What is the difference between a DUI violation of California Vehicle Code (CVC) Section 23152(a) versus 23152(b)?by Attorney Felicia Woods-Yates on 01/24/15
What is the difference between a DUI violation of California Vehicle Code (CVC) Section 23152(a) versus 23152(b)?
If a person is cited or arrested for a Misdemeanor DUI, they will typically face one OR both of the following charges: A violation of CVC section 23152(a), and CVC section 23152(b). They are both considered DUI violations, but they require different approaches in the way they are defended against by your attorney. By the way, CVC section 23152(a) also considers being under the influence of any drug (whether or not it is a prescription) as a violation of that code section.
Simply put, CVC section 23152(a) is the crime of being under the influence of any measurable amount of blood alcohol concentration (BAC), or any drug. In contrast, CVC section 23152(b) is the crime of having a BAC of .08% or higher. Both vehicle code sections require that the District Attorney (DA) prove you were operating a motor vehicle at the time you were suspected of being under the influence of alcohol.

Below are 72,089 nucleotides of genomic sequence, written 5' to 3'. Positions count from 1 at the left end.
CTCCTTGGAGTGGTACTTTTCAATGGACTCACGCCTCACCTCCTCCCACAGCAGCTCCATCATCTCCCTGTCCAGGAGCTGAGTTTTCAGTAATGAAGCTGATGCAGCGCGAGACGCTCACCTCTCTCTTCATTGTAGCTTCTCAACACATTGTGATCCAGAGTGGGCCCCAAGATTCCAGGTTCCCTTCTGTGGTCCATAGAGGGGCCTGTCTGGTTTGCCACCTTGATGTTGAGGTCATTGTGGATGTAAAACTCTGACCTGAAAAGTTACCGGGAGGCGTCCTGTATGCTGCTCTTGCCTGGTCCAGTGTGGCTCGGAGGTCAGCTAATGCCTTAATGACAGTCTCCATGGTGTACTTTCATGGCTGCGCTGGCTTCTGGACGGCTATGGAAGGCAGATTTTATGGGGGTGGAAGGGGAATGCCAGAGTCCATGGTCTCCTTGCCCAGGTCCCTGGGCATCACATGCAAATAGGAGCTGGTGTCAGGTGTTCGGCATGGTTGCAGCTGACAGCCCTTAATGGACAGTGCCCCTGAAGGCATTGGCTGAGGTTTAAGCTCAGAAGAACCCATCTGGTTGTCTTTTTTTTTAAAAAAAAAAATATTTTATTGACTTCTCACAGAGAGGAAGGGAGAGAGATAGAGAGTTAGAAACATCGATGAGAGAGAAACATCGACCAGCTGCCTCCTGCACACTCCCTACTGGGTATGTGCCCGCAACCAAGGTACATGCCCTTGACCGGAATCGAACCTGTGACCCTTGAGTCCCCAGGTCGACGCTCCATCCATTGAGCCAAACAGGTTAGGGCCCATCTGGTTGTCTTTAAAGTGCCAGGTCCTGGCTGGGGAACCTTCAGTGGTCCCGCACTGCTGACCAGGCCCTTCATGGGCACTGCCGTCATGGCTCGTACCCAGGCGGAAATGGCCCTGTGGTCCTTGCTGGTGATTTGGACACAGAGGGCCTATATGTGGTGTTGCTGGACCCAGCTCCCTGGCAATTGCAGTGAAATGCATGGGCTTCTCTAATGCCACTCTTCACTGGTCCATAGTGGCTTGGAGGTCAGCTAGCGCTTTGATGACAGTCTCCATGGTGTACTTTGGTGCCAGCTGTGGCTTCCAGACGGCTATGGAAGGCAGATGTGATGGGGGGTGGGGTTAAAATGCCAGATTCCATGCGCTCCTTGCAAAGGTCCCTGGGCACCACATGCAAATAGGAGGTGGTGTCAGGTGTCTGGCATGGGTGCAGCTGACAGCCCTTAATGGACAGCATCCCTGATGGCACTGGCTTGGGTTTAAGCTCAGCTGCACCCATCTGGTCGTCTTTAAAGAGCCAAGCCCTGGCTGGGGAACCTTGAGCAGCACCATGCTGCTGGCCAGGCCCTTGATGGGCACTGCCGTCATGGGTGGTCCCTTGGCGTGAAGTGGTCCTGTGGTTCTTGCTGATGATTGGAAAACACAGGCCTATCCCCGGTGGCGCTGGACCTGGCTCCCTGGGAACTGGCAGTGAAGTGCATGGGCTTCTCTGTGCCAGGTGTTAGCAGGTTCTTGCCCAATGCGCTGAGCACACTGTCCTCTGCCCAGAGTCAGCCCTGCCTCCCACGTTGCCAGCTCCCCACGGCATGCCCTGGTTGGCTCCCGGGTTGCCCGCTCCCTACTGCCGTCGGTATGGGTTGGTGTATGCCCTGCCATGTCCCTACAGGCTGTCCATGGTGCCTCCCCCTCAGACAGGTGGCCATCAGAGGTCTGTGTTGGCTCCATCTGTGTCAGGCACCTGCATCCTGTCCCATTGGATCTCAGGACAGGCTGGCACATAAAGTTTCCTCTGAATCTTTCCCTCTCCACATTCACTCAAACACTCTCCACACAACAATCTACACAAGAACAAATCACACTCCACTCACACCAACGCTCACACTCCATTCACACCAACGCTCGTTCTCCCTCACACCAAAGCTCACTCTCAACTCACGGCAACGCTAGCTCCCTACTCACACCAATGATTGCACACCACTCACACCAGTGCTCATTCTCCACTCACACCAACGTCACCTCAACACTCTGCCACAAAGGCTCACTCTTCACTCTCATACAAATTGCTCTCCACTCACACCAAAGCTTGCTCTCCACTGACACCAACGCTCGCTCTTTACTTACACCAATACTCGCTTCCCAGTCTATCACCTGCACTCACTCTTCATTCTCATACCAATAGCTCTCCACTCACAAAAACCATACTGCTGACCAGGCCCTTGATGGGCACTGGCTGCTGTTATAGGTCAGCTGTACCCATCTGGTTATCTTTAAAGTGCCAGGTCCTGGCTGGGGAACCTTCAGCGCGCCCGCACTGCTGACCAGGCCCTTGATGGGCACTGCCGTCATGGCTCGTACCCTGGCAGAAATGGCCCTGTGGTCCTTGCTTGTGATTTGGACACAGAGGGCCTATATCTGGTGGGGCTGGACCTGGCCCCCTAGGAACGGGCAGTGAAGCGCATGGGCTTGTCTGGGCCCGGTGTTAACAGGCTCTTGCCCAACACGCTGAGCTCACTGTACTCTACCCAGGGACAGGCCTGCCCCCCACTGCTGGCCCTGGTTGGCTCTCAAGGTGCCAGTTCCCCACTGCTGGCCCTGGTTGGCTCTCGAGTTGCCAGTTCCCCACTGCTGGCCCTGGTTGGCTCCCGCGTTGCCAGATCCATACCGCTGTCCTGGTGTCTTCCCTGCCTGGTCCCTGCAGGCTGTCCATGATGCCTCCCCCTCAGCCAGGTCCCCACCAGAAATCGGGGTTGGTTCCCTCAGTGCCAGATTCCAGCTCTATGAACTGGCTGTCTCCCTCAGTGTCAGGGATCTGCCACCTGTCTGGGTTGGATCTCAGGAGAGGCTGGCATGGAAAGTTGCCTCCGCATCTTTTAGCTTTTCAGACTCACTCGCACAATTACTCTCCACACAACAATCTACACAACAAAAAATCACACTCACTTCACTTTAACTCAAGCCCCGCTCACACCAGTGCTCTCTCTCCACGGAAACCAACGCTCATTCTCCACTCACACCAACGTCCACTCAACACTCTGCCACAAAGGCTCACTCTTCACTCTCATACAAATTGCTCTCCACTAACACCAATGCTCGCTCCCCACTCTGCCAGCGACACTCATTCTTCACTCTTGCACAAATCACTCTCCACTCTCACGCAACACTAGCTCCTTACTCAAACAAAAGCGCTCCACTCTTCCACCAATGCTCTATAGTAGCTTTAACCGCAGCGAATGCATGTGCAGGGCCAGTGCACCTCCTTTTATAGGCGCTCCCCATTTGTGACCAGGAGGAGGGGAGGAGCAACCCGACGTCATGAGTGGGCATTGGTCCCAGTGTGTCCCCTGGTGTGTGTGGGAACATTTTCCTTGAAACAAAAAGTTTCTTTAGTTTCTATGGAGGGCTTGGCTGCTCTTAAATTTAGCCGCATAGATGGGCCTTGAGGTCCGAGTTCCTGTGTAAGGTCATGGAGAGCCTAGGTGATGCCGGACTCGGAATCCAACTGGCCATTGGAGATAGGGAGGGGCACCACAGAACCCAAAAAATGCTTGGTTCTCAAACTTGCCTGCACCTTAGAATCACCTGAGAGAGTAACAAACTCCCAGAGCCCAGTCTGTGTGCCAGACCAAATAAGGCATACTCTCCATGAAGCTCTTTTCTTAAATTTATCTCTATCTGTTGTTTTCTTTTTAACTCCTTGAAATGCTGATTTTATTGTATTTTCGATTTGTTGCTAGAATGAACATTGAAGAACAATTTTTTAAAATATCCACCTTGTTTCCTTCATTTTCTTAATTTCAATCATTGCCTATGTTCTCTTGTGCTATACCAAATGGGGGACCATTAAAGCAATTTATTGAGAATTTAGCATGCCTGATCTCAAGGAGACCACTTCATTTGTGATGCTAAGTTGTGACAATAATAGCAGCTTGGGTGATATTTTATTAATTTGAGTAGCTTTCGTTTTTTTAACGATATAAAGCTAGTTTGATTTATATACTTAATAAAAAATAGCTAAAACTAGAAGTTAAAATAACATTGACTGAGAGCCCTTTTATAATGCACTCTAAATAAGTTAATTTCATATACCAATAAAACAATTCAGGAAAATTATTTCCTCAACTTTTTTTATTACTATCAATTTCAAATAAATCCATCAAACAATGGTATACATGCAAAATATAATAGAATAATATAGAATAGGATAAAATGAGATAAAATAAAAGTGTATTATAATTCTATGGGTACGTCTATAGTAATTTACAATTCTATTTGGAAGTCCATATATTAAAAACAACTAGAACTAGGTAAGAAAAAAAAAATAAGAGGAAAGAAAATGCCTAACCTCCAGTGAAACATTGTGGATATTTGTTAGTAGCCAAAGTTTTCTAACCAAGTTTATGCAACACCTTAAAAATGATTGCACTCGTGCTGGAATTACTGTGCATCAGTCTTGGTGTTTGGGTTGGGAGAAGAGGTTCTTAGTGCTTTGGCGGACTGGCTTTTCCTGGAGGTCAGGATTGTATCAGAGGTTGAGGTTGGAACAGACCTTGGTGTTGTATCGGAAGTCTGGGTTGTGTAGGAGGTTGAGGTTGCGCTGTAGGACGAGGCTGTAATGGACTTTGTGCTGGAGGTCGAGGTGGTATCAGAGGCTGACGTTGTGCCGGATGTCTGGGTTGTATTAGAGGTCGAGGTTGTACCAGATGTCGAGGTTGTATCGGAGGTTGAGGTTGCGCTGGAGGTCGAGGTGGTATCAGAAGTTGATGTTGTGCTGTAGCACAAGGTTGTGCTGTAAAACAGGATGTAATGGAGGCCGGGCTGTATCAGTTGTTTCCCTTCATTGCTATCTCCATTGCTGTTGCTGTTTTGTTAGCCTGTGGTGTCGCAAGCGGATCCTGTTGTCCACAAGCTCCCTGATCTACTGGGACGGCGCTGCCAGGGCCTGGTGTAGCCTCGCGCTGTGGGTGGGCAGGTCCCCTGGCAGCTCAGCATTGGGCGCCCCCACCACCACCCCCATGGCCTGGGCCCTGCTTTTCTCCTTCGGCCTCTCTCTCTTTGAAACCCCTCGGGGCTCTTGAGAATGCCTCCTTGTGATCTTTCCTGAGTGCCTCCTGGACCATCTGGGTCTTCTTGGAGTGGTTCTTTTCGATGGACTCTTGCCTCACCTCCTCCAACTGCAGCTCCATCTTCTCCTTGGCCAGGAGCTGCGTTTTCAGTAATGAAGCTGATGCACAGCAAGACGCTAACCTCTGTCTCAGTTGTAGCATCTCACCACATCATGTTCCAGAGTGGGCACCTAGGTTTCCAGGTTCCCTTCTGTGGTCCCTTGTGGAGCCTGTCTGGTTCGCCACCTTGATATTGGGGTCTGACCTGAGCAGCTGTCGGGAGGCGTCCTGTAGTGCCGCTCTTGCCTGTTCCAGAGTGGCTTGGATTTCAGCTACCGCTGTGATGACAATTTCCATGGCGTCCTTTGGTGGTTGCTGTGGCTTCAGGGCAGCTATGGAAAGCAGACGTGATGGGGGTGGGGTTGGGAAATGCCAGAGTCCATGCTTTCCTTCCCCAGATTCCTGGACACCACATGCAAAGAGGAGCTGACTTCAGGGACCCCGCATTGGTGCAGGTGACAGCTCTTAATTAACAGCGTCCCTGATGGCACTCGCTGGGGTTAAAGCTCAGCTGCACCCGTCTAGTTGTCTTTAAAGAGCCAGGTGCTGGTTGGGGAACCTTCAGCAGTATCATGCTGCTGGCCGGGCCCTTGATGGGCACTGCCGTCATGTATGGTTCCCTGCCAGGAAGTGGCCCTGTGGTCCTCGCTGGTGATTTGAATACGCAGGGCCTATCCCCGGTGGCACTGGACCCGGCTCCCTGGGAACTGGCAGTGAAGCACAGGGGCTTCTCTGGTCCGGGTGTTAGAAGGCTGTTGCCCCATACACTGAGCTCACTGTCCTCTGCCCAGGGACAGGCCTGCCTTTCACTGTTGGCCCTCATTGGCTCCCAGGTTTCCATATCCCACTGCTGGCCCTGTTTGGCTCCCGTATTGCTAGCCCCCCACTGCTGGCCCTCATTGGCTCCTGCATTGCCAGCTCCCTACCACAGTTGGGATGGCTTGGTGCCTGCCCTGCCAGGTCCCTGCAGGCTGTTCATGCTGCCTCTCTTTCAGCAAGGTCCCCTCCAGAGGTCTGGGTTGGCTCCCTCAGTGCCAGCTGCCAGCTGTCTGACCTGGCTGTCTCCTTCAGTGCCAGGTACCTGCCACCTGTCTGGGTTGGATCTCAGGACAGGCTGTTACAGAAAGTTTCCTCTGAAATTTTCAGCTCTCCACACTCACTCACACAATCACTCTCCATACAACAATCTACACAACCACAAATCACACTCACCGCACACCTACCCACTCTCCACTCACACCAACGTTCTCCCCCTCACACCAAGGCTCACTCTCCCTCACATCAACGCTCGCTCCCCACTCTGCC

Under CVC section 23152(a), the DA has to prove that your mental or physical abilities were impaired to the point that you were no longer able to drive a vehicle under similar circumstances, with the same caution as a sober individual, who exercises reasonable and ordinary care.
Under CVC section 23152(b), the DA has to show beyond a reasonable doubt, that at the time you were driving, your BAC level was .08% or higher. In contrast to CVC section 23152(a), the DA isn't concerned at all with whether or not you were impaired (i.e. - some people have a much higher tolerance level than others), the DA is only concerned with the chemical test results, period!!
Each code section requires a unique type of criminal defense strategy. There are multiple ways to attack each charge. For example, under CVC section 23152(b), just because the test results reflect a BAC of .08% or higher, some of your defenses may include the following:
1) If your test was conducted an hour or two hours after you were initially stopped, you may benefit from the defense of a "rising blood alcohol level";
2) The chemical testing device itself may not have been properly functioning;
3) The testing device operator may not have been adequately trained, and may have made errors in the way he or she administered the test; and
4) A forensic chemist can analyze a blood or breath sample provided to your defense attorney to determine if your BAC measurements were correctly calculated or converted by the laboratory who analyzed the results.
Since everyone's DUI incident is unique to that individual and the specific circumstances, you should consult with a competent defense attorney to determine your best course of action. Felicia Yates has been practicing law for over 30 years in California and can be reached at (760) 326-5297, and found at Law Offices of Felicia Yates & Associates.